Lines in the sand were more apparent than ever before on the debate stage. The second batch of 10 Democratic candidates for president faced off Wednesday to conclude the second round of Democratic Primary Debates. Most notable were former-Vice President Joe Biden and Sen. Kamala Harris, who dominated not only the discussion in the first debates but on Wednesday as well. For other low-polling candidates, tonight was about leaving a lasting impression on voters in order to qualify for the impending September debates. All voices were heard, and they were frequently aimed at those on stage rather than Republican enemies.

Here are five main takeaways from the closing night of debates:

Infighting is becoming more common, and it’s not productive

In the first round of debates, candidates took more subtle shots at one another’s positions. Now, it seems like no one is holding back from attacking plans and platforms. Healthcare plans sparked a large debate between Harris and Biden. Lower-polling candidates, such as Sen. Kirsten Gillibrand and Rep. Tulsi Gabbard also weighed in, criticizing Biden and Harris’ plans, respectively. 

However, one candidate didn’t seem to buy into the attacks. Sen. Cory Booker reminded his fellow candidates of how Republicans want to see them go for each other rather than their rival party. Throughout the night, Booker spoke of healing divides in the party, in America and in the immigration system rather than calling out other candidates.

The past can haunt you

Harris and Biden aren’t strangers to calling each other out, especially after the first round of debates. But now other candidates are pressing questions at the two front runners, and it’s clear that their past track records are being used against them.

Gillibrand, who has been running on a fairly feminist platform, questioned Biden on an op-ed he wrote decades ago. In the op-ed, Biden said that allowing more women to work by providing tax breaks for daycare would lead to "the deterioration of the family." Gabbard took additional shots at Harris, pointing out that she incarcerated about 1,500 people for marijuana violations yet laughed when asked if she had ever smoked marijuana.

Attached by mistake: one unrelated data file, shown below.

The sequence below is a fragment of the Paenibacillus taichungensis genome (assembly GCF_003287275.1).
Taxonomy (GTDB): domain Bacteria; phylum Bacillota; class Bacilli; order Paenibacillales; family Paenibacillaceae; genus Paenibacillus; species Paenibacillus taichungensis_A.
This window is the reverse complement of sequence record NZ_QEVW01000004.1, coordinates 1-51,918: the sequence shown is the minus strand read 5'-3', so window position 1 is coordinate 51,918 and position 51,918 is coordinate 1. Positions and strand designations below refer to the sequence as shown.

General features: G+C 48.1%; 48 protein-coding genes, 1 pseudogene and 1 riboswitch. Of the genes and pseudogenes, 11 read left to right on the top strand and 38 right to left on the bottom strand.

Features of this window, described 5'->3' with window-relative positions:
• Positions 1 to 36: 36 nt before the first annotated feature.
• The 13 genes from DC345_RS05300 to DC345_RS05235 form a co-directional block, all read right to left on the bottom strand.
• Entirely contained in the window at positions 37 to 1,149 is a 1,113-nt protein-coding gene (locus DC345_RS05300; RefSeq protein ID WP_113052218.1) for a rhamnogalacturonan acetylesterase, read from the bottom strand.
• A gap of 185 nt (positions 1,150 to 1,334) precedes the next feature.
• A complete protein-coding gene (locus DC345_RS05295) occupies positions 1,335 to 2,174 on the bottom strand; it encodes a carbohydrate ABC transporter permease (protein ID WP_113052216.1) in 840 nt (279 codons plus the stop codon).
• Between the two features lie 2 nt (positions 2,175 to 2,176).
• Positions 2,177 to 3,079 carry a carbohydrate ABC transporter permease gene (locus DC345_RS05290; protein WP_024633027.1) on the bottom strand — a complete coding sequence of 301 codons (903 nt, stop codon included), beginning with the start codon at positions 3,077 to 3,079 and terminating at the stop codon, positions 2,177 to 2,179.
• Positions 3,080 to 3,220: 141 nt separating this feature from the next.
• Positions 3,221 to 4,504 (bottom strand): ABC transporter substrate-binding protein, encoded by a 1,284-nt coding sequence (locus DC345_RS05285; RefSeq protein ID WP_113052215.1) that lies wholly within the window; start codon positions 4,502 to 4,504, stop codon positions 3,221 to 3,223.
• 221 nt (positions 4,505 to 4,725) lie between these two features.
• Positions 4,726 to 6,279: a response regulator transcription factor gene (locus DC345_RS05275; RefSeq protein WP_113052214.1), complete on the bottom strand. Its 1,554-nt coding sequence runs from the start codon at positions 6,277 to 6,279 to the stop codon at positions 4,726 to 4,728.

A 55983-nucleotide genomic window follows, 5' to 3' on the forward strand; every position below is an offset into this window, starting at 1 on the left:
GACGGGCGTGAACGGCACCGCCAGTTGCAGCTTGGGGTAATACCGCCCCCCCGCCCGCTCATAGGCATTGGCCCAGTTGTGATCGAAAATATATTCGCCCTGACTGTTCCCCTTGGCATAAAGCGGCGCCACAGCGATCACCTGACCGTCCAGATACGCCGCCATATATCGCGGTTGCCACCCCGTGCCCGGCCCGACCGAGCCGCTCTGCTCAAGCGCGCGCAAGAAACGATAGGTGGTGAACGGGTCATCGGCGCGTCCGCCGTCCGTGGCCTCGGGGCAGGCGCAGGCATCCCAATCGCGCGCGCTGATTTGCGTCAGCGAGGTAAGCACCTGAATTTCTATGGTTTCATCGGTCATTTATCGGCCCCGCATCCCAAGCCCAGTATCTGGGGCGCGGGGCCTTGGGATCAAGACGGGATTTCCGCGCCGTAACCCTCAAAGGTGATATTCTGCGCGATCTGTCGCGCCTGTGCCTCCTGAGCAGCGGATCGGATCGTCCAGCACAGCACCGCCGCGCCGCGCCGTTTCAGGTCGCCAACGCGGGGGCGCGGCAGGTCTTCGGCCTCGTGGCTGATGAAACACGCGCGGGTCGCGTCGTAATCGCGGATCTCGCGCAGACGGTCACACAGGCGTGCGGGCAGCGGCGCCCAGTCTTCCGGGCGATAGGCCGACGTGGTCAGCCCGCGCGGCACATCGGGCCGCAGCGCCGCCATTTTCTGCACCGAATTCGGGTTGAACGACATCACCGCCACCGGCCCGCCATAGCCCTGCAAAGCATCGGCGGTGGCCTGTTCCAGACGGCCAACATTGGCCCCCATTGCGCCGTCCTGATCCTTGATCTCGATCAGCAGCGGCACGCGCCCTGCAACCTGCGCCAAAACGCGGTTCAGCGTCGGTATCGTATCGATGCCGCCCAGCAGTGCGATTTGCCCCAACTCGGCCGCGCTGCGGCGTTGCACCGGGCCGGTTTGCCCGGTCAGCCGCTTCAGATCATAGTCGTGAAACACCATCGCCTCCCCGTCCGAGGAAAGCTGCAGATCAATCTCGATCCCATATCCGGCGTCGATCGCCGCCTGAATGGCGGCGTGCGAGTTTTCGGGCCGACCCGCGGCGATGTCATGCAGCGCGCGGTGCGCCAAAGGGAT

Biden pivots

Biden came with fire in his belly Wednesday. After receiving numerous blows in the June debates, Biden entered his second debate with a more offensive approach rather than defensive. When Harris criticized his healthcare plan, Biden was quick to point out the costs associated with her own plan, along with Mayor Bill de Blasio’s.

“I don’t know what math you do in New York. I don’t know what math you do in California,” Biden said. “But I tell ya, that’s a lot of money.”

Yang is more than his universal basic income plan

The thing most easily associated with candidate and entrepreneur Andrew Yang is his idea for every American to get a $1,000-per-month dividend. However, tonight Yang was able to speak more expansively on his positions on various other platforms. He discussed the dangers of automatization and climate change. Some of his answers were tied back to his idea for universal basic income, which showed how such an income could be used, but it also came across as a recycled line.

Smaller voices shine

When the two highest polling candidates receive the center podiums, it’s easy to focus on them. However, Biden and Harris’ focus on each other and defending attacks seemed to work out well for other candidates. Booker and Yang were able to make waves, rising above what Yang called a reality TV show-styled debate. Gabbard’s knowledge of international affairs due to her service in the military, in addition to her probing of Harris, helped bolster her name as well. What’s clear after tonight’s debate is that, like night one, there may not have been one clear winner. Multiple battles were fought on stage tonight, but it’s true that any candidate can lose a battle yet win the war.

The third round of Democratic Primary Debates will take place in September.

@abblawrence

am166317@ohio.edu

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